More information about Barry Brooks can be found in Peter Hathaway Capstick’s Death in a Lonely Land. Quote from “Barry Brooks, Game Hunter, is Dead at 73,” Commercial Appeal, January 22, 1976.
1878 Yellow Fever Quarantine
In 1878, Memphians experienced quarantine measures to prevent the spread of yellow fever, an extremely contagious and lethal viral disease. You can hear more about how citizens coped during this epidemic in the first episode of Tributaries, the museum’s new podcast.
Memphis Park Commission Recreation Department Blazer
This blazer belonged to a Memphis Park Commission’s Recreation Department employee in the 1970s. The City of Memphis created the Memphis Park Commission in 1900 to oversee the City’s parks as well as expand the city’s recreational and natural resources. The Park Commission created a large, expansive park system to promote the city’s health and appearance. During the 20th century, the commission grew to include 166 parks, golf courses, museums, fairgrounds, the Memphis Zoo, and community centers and provided indoor and outdoor recreation to the public. Some of the parks established by the Park Commission include Overton Park, Tom Lee Park, the Mid-South Fairgrounds, and Mud Island River Park. Most of the city's parks, as well as some cultural institutions including the Pink Palace Family of Museums, are now managed by the City’s Division of Parks and Neighborhoods.
Sinking of the Sultana
The sinking of the Sultana was one of the most dramatic and heartbreaking episodes in the Civil War. On April 21, 1865, the steamboat left New Orleans and was already having problems with leaky boilers, which continued to plague the vessel on its way up the river. Union soldiers who had just been released from Confederate prison camps such as Cahaba and Andersonville boarded the Sultana in Vicksburg, Mississippi. The steamboat was severely overcrowded, filled to over six times its capacity. On April 27, when the steamer was a few miles north of Memphis, a boiler exploded. The explosion propelled passengers and cargo into the chilly Mississippi River. Many people in Memphis heard the explosion and sent out rescue boats. They were able to save hundreds of passengers who made it to shore before the Sultana finally sank around Marion, Arkansas. About 1800 men died, over 300 more than perished on the Titanic. It was the worst maritime disaster in American history. The disaster did not get as much national news coverage as would be expected because on the same day as the explosion, Union soldiers shot and killed John Wilkes Booth, Lincoln’s assassin. This tintype photograph shows Albert Norris. He survived the Sultana explosion, and rescuers took him to Gayoso Hospital in Memphis to recover. The tintype was taken at the hospital in 1865.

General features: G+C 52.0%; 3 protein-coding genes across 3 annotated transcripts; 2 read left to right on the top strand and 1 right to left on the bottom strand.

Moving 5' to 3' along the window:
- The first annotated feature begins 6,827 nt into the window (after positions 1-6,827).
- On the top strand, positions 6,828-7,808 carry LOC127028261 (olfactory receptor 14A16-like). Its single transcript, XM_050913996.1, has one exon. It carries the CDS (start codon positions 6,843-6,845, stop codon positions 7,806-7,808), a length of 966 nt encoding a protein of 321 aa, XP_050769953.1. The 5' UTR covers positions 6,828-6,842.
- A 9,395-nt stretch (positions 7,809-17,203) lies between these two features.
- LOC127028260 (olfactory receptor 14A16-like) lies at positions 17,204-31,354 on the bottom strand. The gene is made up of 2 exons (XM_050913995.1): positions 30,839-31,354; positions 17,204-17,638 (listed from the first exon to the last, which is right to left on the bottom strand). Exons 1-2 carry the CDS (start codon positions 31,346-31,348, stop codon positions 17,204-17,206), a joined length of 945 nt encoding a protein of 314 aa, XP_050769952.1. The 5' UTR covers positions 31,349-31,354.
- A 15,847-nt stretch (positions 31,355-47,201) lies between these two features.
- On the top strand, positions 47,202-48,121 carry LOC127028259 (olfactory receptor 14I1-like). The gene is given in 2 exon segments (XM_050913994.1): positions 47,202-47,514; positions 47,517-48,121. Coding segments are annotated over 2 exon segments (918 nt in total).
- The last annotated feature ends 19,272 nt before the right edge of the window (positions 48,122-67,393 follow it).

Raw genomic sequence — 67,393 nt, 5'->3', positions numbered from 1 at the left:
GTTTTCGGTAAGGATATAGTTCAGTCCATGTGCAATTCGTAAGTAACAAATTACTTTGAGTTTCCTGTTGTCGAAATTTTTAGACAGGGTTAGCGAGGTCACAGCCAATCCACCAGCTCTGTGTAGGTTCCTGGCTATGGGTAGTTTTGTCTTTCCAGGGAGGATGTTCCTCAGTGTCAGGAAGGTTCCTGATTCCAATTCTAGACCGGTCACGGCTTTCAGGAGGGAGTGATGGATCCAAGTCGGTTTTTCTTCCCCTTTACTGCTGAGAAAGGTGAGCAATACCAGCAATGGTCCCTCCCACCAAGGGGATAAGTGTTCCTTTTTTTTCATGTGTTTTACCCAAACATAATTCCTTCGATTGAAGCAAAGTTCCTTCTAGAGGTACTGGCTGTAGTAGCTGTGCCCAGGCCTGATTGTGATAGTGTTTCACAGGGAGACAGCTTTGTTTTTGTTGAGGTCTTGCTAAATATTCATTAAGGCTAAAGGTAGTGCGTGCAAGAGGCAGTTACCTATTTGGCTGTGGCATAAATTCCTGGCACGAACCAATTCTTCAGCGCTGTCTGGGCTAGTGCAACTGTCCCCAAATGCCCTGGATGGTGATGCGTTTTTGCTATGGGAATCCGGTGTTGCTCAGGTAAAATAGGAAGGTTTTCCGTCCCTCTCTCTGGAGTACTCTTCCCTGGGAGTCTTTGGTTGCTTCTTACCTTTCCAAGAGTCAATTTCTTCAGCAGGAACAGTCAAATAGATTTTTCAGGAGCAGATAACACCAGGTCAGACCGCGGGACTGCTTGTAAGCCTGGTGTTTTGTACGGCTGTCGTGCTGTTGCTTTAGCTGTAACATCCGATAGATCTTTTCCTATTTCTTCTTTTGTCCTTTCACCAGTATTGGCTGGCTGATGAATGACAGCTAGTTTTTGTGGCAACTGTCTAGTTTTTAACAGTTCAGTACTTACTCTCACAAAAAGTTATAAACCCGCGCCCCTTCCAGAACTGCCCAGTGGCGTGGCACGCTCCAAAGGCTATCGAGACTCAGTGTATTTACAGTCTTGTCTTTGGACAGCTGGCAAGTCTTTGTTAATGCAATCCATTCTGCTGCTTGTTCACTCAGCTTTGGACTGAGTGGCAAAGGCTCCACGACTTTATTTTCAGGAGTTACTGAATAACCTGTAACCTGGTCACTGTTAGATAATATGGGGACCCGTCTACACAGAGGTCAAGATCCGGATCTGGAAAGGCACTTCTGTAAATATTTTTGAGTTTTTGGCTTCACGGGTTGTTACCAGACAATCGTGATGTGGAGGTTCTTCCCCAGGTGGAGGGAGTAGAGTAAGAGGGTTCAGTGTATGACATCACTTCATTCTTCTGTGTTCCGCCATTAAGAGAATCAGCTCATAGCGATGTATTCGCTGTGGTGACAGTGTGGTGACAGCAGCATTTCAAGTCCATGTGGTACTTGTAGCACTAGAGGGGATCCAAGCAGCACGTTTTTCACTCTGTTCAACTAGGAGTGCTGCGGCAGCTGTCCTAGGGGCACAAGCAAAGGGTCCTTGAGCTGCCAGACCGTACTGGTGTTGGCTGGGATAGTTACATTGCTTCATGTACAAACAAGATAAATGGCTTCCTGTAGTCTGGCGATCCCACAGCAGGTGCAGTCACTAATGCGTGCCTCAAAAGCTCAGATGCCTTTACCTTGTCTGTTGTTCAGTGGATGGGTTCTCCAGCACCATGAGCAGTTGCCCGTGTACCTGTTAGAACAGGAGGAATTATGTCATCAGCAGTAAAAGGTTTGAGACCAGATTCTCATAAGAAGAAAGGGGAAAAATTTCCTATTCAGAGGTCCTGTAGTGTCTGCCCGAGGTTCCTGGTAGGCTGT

Can touching a toad give you warts? No! Warts are caused by a virus, not by an amphibian. However, warts could be an indication of whether you are looking at a frog or a toad. Although both are amphibians that belong to the animal order Anura, their characteristics separate them into different family groups. In general, frogs have smooth slimy skin and lay eggs in clumps; toads have bumpy and dry skin and lay their eggs in long strands. Frogs tend to leap, and toads tend to hop. Toads also have a large gland behind their eyes called a parotoid gland. If a potential predator tries to eat a toad they can excrete a toxin from this gland. Both frogs and toads are intimately tied to water. All amphibians (frogs, toads and salamanders) lay their eggs in water, even if they spend the majority of their adult life on land. American toads (Bufo americanus) are common throughout the Mid-South, and they can lay up to 8,000 eggs, which hatch into tadpoles after a week. The tadpoles are herbivores (plant eaters), but when they emerge from the water as toads, they are carnivores and consume lots of insects.
American and Fowler’s toads (Bufo fowleri) have readily adapted to human habitation in the Mid-South and can be found in backyards, as long as they have some cover from the heat and access to water.
Check out this video of Lichterman Nature Center’s Backyard Wildlife Curator talking about frogs and toads on the Family Plot TV show on PBS.
From the Bible to movies, snakes often get a bad rap, but there are snakes in the Mid-South that even the most ophidiophobic person should like: kingsnakes. Kingsnakes get the name “king” because they will eat other snakes, including venomous ones. Kingsnakes are constrictors, which mean they squeeze their prey before consuming it. Constriction in snakes is often misunderstood; the prey does not die from crushed bones or suffocation, instead the constriction cuts off the blood supply to the brain of the prey, killing it quickly. Kingsnakes are able to eat venomous snakes because they have some resistance to venom, but most of the time they surprise a venomous snake and grasp it behind the head, never giving it an opportunity to bite. Kingsnakes will also eat rodents, small mammals, eggs, and occasionally birds. Although they are kings in the snake world, they often fall prey to raccoons, opossums, foxes, hawks, owls and domesticated animals. The speckled kingsnake (Lampropeltis getula holbrooki) is one of the most common snakes observed on Lichterman Nature Center’s property. Their name comes from the single speck of yellow-white found in the center of most of their scales. In addition to being on the property, a two year old speckled kingsnake is housed in the Backyard Wildlife Center meadow exhibit.
To see what other plants and animals have been seen at Lichterman Nature Center, check us out on iNaturalist.